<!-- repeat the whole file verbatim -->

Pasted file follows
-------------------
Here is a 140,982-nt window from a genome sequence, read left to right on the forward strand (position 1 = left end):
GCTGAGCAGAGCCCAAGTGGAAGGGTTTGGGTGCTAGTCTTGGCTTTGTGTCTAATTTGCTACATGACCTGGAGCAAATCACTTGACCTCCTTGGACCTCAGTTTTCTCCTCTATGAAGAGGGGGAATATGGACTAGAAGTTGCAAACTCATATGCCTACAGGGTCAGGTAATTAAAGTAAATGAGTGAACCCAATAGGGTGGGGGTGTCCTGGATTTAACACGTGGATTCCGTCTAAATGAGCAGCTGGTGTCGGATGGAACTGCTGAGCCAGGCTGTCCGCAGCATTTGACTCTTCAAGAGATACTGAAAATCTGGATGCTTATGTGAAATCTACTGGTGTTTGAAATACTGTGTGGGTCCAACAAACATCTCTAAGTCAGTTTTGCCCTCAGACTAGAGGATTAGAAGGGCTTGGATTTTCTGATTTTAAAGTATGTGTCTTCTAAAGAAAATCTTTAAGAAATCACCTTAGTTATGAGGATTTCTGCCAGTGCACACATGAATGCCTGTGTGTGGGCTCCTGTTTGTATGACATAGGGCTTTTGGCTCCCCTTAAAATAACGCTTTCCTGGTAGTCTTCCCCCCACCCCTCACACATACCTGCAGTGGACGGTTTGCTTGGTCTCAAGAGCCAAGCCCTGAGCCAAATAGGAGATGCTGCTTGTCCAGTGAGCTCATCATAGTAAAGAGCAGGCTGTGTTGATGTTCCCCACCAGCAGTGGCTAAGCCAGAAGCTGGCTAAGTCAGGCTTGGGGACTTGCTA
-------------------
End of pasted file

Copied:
Here is a 140,982-nt window from a genome sequence, read left to right on the forward strand (position 1 = left end):
GCTGAGCAGAGCCCAAGTGGAAGGGTTTGGGTGCTAGTCTTGGCTTTGTGTCTAATTTGCTACATGACCTGGAGCAAATCACTTGACCTCCTTGGACCTCAGTTTTCTCCTCTATGAAGAGGGGGAATATGGACTAGAAGTTGCAAACTCATATGCCTACAGGGTCAGGTAATTAAAGTAAATGAGTGAACCCAATAGGGTGGGGGTGTCCTGGATTTAACACGTGGATTCCGTCTAAATGAGCAGCTGGTGTCGGATGGAACTGCTGAGCCAGGCTGTCCGCAGCATTTGACTCTTCAAGAGATACTGAAAATCTGGATGCTTATGTGAAATCTACTGGTGTTTGAAATACTGTGTGGGTCCAACAAACATCTCTAAGTCAGTTTTGCCCTCAGACTAGAGGATTAGAAGGGCTTGGATTTTCTGATTTTAAAGTATGTGTCTTCTAAAGAAAATCTTTAAGAAATCACCTTAGTTATGAGGATTTCTGCCAGTGCACACATGAATGCCTGTGTGTGGGCTCCTGTTTGTATGACATAGGGCTTTTGGCTCCCCTTAAAATAACGCTTTCCTGGTAGTCTTCCCCCCACCCCTCACACATACCTGCAGTGGACGGTTTGCTTGGTCTCAAGAGCCAAGCCCTGAGCCAAATAGGAGATGCTGCTTGTCCAGTGAGCTCATCATAGTAAAGAGCAGGCTGTGTTGATGTTCCCCACCAGCAGTGGCTAAGCCAGAAGCTGGCTAAGTCAGGCTTGGGGACTTGCTA